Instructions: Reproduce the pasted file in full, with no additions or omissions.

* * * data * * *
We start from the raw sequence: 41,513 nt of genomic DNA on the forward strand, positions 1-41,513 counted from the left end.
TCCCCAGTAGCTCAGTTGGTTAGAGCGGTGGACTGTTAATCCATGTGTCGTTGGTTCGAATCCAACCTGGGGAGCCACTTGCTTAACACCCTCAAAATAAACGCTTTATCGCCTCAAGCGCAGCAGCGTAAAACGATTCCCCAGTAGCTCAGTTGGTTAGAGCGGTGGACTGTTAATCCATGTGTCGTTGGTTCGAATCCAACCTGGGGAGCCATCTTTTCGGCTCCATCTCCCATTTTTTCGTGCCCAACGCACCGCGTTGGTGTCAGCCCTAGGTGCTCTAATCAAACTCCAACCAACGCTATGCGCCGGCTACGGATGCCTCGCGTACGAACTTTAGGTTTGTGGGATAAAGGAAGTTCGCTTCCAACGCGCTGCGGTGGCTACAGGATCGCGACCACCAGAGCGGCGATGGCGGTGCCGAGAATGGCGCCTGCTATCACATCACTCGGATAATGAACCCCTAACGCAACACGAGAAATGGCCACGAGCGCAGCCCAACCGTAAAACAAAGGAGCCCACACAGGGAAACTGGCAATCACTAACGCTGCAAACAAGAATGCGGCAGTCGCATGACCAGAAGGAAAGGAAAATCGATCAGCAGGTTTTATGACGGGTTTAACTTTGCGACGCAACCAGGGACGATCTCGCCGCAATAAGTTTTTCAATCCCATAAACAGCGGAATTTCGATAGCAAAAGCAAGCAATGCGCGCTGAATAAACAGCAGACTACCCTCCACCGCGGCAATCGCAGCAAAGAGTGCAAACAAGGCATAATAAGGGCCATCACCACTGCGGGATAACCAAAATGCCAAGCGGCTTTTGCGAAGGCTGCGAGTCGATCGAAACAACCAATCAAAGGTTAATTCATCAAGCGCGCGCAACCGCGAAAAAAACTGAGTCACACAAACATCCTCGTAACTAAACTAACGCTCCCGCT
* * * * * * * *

We start from the raw sequence: 41,513 nt of genomic DNA on the forward strand, positions 1-41,513 counted from the left end.
TCCCCAGTAGCTCAGTTGGTTAGAGCGGTGGACTGTTAATCCATGTGTCGTTGGTTCGAATCCAACCTGGGGAGCCACTTGCTTAACACCCTCAAAATAAACGCTTTATCGCCTCAAGCGCAGCAGCGTAAAACGATTCCCCAGTAGCTCAGTTGGTTAGAGCGGTGGACTGTTAATCCATGTGTCGTTGGTTCGAATCCAACCTGGGGAGCCATCTTTTCGGCTCCATCTCCCATTTTTTCGTGCCCAACGCACCGCGTTGGTGTCAGCCCTAGGTGCTCTAATCAAACTCCAACCAACGCTATGCGCCGGCTACGGATGCCTCGCGTACGAACTTTAGGTTTGTGGGATAAAGGAAGTTCGCTTCCAACGCGCTGCGGTGGCTACAGGATCGCGACCACCAGAGCGGCGATGGCGGTGCCGAGAATGGCGCCTGCTATCACATCACTCGGATAATGAACCCCTAACGCAACACGAGAAATGGCCACGAGCGCAGCCCAACCGTAAAACAAAGGAGCCCACACAGGGAAACTGGCAATCACTAACGCTGCAAACAAGAATGCGGCAGTCGCATGACCAGAAGGAAAGGAAAATCGATCAGCAGGTTTTATGACGGGTTTAACTTTGCGACGCAACCAGGGACGATCTCGCCGCAATAAGTTTTTCAATCCCATAAACAGCGGAATTTCGATAGCAAAAGCAAGCAATGCGCGCTGAATAAACAGCAGACTACCCTCCACCGCGGCAATCGCAGCAAAGAGTGCAAACAAGGCATAATAAGGGCCATCACCACTGCGGGATAACCAAAATGCCAAGCGGCTTTTGCGAAGGCTGCGAGTCGATCGAAACAACCAATCAAAGGTTAATTCATCAAGCGCGCGCAACCGCGAAAAAAACTGAGTCACACAAACATCCTCGTAACTAAACTAACGCTCCCGCT